Thursday, November 6, 2008

3 Composers, Two Soloists, 1 Great Night!

Well, the excitement of election season has officially come to an end. Looking for something to fill the void? Join us for an evening of Mozart, Dvorak, and Wilder featuring two guaranteed winners: pianist Yuliya Gorenman and French hornist Amy Horn.

Heralded as a “pianist without fear,” Russian-born, American pianist Yuliya Gorenman brings her artistic fire and extraordinary virtuosity to the ASO for Wolfgang Amadeus Mozart’s Piano Concerto #21. Now firmly established in her performing career, Gorenman first achieved international acclaim in 1995 as a prizewinner of the prestigious Queen Elisabeth Competition in Belgium. She has performed and recorded with the Bavarian Chamber Orchestra, the Hugo Wolf String Quartet, the St. Louis Philharmonic, the Liege Philharmonic, the National Philharmonic Orchestra, the Royal Philharmonic of Flanders, and many other orchestras and chamber music ensembles. Currently, Gorenman is performing and recording the complete cycle of the 32 Beethoven piano sonatas in a series of eight solo recitals at The American University in Washington, DC where she is also a Professor of Piano and Musician in Residence.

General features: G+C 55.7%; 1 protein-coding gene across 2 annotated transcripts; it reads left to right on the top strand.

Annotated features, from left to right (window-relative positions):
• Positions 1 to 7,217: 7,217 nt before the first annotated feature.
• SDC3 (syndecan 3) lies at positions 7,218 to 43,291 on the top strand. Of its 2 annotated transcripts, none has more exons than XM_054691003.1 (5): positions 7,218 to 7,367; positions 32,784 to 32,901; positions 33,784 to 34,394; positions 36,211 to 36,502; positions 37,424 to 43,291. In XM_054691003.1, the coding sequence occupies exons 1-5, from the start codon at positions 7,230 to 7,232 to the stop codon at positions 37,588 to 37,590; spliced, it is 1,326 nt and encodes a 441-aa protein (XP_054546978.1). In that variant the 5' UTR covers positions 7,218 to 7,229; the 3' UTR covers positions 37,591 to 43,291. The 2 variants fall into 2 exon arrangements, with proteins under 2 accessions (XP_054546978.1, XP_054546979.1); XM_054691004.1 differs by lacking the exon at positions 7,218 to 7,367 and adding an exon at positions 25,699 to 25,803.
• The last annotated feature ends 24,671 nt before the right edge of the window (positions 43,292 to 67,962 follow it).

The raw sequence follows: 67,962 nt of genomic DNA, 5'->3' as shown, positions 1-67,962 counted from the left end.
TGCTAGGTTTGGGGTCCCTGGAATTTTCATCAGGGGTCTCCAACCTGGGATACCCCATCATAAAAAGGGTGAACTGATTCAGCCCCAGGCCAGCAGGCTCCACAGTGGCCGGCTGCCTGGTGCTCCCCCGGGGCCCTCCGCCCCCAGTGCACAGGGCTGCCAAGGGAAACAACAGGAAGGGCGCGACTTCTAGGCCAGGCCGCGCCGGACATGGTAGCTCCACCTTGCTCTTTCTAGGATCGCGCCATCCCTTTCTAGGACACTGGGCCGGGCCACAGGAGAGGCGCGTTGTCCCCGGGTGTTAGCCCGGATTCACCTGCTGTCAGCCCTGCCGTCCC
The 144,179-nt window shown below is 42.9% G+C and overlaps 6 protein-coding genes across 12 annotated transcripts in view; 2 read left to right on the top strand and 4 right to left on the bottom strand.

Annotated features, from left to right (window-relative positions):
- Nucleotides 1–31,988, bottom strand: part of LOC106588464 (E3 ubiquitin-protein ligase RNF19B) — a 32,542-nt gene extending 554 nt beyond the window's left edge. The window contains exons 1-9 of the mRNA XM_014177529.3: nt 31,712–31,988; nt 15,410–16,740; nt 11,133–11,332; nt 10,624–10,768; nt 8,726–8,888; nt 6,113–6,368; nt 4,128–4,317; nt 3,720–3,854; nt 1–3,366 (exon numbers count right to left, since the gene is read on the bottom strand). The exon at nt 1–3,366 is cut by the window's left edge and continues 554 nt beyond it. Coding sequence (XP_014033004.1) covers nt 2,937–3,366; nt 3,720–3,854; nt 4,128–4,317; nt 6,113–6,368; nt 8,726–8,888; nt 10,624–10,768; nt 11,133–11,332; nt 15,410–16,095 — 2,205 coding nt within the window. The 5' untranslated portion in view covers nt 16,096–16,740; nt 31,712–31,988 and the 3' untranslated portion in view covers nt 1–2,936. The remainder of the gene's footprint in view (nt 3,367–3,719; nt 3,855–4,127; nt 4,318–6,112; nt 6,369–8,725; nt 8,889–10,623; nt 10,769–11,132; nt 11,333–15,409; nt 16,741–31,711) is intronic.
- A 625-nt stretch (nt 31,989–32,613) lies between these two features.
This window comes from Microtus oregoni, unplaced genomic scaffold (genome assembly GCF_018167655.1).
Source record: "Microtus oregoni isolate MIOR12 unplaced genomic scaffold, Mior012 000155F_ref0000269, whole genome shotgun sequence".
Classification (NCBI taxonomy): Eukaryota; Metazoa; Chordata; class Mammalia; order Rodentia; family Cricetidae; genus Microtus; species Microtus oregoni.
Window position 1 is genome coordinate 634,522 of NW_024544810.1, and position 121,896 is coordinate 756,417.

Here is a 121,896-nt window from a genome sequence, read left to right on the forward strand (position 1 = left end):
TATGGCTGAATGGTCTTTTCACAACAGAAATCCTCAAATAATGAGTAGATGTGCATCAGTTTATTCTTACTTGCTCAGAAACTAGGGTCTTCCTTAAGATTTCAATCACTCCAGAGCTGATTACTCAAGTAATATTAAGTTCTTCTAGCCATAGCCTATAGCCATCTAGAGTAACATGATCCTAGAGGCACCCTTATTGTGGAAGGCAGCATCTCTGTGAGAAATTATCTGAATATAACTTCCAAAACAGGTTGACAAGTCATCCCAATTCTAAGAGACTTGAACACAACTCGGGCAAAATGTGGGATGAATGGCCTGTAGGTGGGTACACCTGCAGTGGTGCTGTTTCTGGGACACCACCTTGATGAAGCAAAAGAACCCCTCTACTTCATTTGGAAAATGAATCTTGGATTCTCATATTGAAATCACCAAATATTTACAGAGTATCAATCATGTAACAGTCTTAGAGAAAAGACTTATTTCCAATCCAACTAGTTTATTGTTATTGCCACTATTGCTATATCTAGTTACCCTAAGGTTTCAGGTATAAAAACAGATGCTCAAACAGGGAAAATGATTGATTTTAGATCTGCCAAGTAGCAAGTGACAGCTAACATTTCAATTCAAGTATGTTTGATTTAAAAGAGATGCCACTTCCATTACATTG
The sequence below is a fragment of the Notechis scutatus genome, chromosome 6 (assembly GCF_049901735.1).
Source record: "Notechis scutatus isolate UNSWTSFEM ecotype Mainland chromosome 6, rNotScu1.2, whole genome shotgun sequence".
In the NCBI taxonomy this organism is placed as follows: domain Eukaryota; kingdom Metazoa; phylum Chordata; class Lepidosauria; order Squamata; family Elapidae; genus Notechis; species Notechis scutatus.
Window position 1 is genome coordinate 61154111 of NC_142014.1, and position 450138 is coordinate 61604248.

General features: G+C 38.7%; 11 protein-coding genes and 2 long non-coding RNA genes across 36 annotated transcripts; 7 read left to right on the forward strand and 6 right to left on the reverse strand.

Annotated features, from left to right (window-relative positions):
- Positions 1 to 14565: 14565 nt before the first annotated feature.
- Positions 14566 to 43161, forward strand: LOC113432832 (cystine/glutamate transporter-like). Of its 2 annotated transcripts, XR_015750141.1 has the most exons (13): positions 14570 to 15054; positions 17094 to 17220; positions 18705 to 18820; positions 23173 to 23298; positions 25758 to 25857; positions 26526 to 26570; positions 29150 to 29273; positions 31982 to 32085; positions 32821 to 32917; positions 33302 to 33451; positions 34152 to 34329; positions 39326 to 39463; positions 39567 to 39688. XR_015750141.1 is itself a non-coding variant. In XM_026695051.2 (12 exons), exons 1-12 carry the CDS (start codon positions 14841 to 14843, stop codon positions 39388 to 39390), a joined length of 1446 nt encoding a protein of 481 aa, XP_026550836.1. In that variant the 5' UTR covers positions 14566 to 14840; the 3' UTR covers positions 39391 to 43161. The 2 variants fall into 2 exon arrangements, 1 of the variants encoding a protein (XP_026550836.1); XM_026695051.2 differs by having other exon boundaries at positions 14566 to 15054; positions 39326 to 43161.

Joining Gorenman as a featured soloist is ASO’s own Principal Horn, Amy Horn. She will be spotlighted on Alec Wilder’s Suite for Horn and Strings which ASO Concert Lecturer Colleen Fay calls “vintage Wilder” as it “combines elements of Jazz and popular song, but just enough of each to give the piece a distinctive musical edge.” In addition to her position with the ASO, Horn is also a Master Sergeant in “The President’s Own" United States Marine Band in Washington, DC and a doctoral candidate in Music at the University of Maryland in College Park.

Rounding out the program is Antonín Dvořák’s popular Serenade for Strings. Composed in 1875 in a mere 12 days, the Serenade remains a perennial audience favorite and came from a period of composition that also witnessed Dvořák being well-funded by a grant award and creating his Fifth Symphony. The five, varied movements of the Serenade showcase Dvořák’s rhythmic ingenuity and his now well-known ability to stretch long melodic lines across sections of the orchestra.

"O' Thankful Voice"

Saturday, November 15, 2008 at 8:00pm

Rachel M. Schlesinger Concert Hall and Arts Center

Tickets are $20-$80 and can be purchased online or via phone at 703-548-0885.


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